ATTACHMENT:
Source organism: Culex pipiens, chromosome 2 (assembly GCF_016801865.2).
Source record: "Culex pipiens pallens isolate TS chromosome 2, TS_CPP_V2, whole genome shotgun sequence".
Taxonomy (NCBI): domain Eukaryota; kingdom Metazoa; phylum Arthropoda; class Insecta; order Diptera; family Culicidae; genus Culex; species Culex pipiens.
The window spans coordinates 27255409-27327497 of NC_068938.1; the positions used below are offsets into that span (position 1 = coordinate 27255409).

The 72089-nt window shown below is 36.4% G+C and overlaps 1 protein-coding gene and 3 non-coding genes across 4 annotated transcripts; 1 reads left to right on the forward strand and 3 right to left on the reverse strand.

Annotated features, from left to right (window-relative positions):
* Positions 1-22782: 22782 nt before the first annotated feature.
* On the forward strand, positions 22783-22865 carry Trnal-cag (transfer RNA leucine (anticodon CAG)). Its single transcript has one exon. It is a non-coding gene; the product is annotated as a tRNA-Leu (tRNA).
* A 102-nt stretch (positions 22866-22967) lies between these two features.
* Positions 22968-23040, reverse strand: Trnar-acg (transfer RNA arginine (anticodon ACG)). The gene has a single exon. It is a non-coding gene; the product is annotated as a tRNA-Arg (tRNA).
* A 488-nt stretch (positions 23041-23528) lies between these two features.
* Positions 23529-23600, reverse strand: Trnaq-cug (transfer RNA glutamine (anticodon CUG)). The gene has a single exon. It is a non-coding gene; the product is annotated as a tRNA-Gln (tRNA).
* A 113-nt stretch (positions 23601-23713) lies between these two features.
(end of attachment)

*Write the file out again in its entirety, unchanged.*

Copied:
Source organism: Culex pipiens, chromosome 2 (assembly GCF_016801865.2).
Source record: "Culex pipiens pallens isolate TS chromosome 2, TS_CPP_V2, whole genome shotgun sequence".
Taxonomy (NCBI): domain Eukaryota; kingdom Metazoa; phylum Arthropoda; class Insecta; order Diptera; family Culicidae; genus Culex; species Culex pipiens.
The window spans coordinates 27255409-27327497 of NC_068938.1; the positions used below are offsets into that span (position 1 = coordinate 27255409).

The 72089-nt window shown below is 36.4% G+C and overlaps 1 protein-coding gene and 3 non-coding genes across 4 annotated transcripts; 1 reads left to right on the forward strand and 3 right to left on the reverse strand.

Annotated features, from left to right (window-relative positions):
* Positions 1-22782: 22782 nt before the first annotated feature.
* On the forward strand, positions 22783-22865 carry Trnal-cag (transfer RNA leucine (anticodon CAG)). Its single transcript has one exon. It is a non-coding gene; the product is annotated as a tRNA-Leu (tRNA).
* A 102-nt stretch (positions 22866-22967) lies between these two features.
* Positions 22968-23040, reverse strand: Trnar-acg (transfer RNA arginine (anticodon ACG)). The gene has a single exon. It is a non-coding gene; the product is annotated as a tRNA-Arg (tRNA).
* A 488-nt stretch (positions 23041-23528) lies between these two features.
* Positions 23529-23600, reverse strand: Trnaq-cug (transfer RNA glutamine (anticodon CUG)). The gene has a single exon. It is a non-coding gene; the product is annotated as a tRNA-Gln (tRNA).
* A 113-nt stretch (positions 23601-23713) lies between these two features.